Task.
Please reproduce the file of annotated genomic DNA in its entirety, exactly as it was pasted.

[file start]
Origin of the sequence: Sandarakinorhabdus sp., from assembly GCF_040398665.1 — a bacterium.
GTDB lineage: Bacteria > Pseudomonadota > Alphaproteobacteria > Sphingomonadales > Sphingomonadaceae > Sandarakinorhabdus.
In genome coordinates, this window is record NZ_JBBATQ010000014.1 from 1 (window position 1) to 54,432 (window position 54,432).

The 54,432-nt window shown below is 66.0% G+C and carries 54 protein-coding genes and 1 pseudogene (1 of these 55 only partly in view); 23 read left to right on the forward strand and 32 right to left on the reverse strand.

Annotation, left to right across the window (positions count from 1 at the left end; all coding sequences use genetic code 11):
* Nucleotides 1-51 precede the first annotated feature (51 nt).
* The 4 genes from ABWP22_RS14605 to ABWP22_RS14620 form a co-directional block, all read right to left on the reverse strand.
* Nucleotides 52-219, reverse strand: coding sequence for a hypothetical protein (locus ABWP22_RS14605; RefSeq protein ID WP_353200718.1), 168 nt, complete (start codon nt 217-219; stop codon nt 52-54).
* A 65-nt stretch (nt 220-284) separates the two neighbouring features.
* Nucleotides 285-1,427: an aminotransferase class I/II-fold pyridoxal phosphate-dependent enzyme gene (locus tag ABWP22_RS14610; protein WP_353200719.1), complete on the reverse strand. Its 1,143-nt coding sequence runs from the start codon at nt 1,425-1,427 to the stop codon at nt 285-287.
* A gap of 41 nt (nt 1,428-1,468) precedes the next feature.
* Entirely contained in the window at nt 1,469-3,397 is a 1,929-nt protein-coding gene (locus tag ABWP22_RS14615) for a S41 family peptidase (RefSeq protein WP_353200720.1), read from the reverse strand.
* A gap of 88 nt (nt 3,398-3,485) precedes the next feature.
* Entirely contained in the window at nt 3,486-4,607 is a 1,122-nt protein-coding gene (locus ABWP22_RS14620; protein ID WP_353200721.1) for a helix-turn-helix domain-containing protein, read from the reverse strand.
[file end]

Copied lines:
Origin of the sequence: Sandarakinorhabdus sp., from assembly GCF_040398665.1 — a bacterium.
GTDB lineage: Bacteria > Pseudomonadota > Alphaproteobacteria > Sphingomonadales > Sphingomonadaceae > Sandarakinorhabdus.
In genome coordinates, this window is record NZ_JBBATQ010000014.1 from 1 (window position 1) to 54,432 (window position 54,432).

The 54,432-nt window shown below is 66.0% G+C and carries 54 protein-coding genes and 1 pseudogene (1 of these 55 only partly in view); 23 read left to right on the forward strand and 32 right to left on the reverse strand.

Annotation, left to right across the window (positions count from 1 at the left end; all coding sequences use genetic code 11):
* Nucleotides 1-51 precede the first annotated feature (51 nt).
* The 4 genes from ABWP22_RS14605 to ABWP22_RS14620 form a co-directional block, all read right to left on the reverse strand.
* Nucleotides 52-219, reverse strand: coding sequence for a hypothetical protein (locus ABWP22_RS14605; RefSeq protein ID WP_353200718.1), 168 nt, complete (start codon nt 217-219; stop codon nt 52-54).
* A 65-nt stretch (nt 220-284) separates the two neighbouring features.
* Nucleotides 285-1,427: an aminotransferase class I/II-fold pyridoxal phosphate-dependent enzyme gene (locus tag ABWP22_RS14610; protein WP_353200719.1), complete on the reverse strand. Its 1,143-nt coding sequence runs from the start codon at nt 1,425-1,427 to the stop codon at nt 285-287.
* A gap of 41 nt (nt 1,428-1,468) precedes the next feature.
* Entirely contained in the window at nt 1,469-3,397 is a 1,929-nt protein-coding gene (locus tag ABWP22_RS14615) for a S41 family peptidase (RefSeq protein WP_353200720.1), read from the reverse strand.
* A gap of 88 nt (nt 3,398-3,485) precedes the next feature.
* Entirely contained in the window at nt 3,486-4,607 is a 1,122-nt protein-coding gene (locus ABWP22_RS14620; protein ID WP_353200721.1) for a helix-turn-helix domain-containing protein, read from the reverse strand.